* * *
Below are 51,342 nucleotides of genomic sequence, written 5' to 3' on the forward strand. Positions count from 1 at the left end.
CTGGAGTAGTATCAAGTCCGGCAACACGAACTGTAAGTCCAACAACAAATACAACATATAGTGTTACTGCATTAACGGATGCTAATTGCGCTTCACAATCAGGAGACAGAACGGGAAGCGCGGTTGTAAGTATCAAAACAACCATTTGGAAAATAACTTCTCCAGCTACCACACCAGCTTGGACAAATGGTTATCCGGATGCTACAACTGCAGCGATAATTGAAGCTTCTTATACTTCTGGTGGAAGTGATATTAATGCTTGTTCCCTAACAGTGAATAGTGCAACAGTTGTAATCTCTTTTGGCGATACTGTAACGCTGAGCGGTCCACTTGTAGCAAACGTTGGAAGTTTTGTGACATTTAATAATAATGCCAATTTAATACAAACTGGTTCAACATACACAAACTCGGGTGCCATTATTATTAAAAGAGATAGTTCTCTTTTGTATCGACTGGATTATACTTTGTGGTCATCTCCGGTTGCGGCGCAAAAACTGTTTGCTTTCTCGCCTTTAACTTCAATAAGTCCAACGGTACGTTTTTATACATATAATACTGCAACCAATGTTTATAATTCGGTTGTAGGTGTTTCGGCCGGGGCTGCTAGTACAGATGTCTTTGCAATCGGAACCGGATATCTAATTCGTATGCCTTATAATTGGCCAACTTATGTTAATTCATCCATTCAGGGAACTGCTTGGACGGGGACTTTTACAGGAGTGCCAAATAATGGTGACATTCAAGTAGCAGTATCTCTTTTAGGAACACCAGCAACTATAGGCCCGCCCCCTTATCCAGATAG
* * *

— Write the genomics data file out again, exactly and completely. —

Below are 51,342 nucleotides of genomic sequence, written 5' to 3' on the forward strand. Positions count from 1 at the left end.
CTGGAGTAGTATCAAGTCCGGCAACACGAACTGTAAGTCCAACAACAAATACAACATATAGTGTTACTGCATTAACGGATGCTAATTGCGCTTCACAATCAGGAGACAGAACGGGAAGCGCGGTTGTAAGTATCAAAACAACCATTTGGAAAATAACTTCTCCAGCTACCACACCAGCTTGGACAAATGGTTATCCGGATGCTACAACTGCAGCGATAATTGAAGCTTCTTATACTTCTGGTGGAAGTGATATTAATGCTTGTTCCCTAACAGTGAATAGTGCAACAGTTGTAATCTCTTTTGGCGATACTGTAACGCTGAGCGGTCCACTTGTAGCAAACGTTGGAAGTTTTGTGACATTTAATAATAATGCCAATTTAATACAAACTGGTTCAACATACACAAACTCGGGTGCCATTATTATTAAAAGAGATAGTTCTCTTTTGTATCGACTGGATTATACTTTGTGGTCATCTCCGGTTGCGGCGCAAAAACTGTTTGCTTTCTCGCCTTTAACTTCAATAAGTCCAACGGTACGTTTTTATACATATAATACTGCAACCAATGTTTATAATTCGGTTGTAGGTGTTTCGGCCGGGGCTGCTAGTACAGATGTCTTTGCAATCGGAACCGGATATCTAATTCGTATGCCTTATAATTGGCCAACTTATGTTAATTCATCCATTCAGGGAACTGCTTGGACGGGGACTTTTACAGGAGTGCCAAATAATGGTGACATTCAAGTAGCAGTATCTCTTTTAGGAACACCAGCAACTATAGGCCCGCCCCCTTATCCAGATAG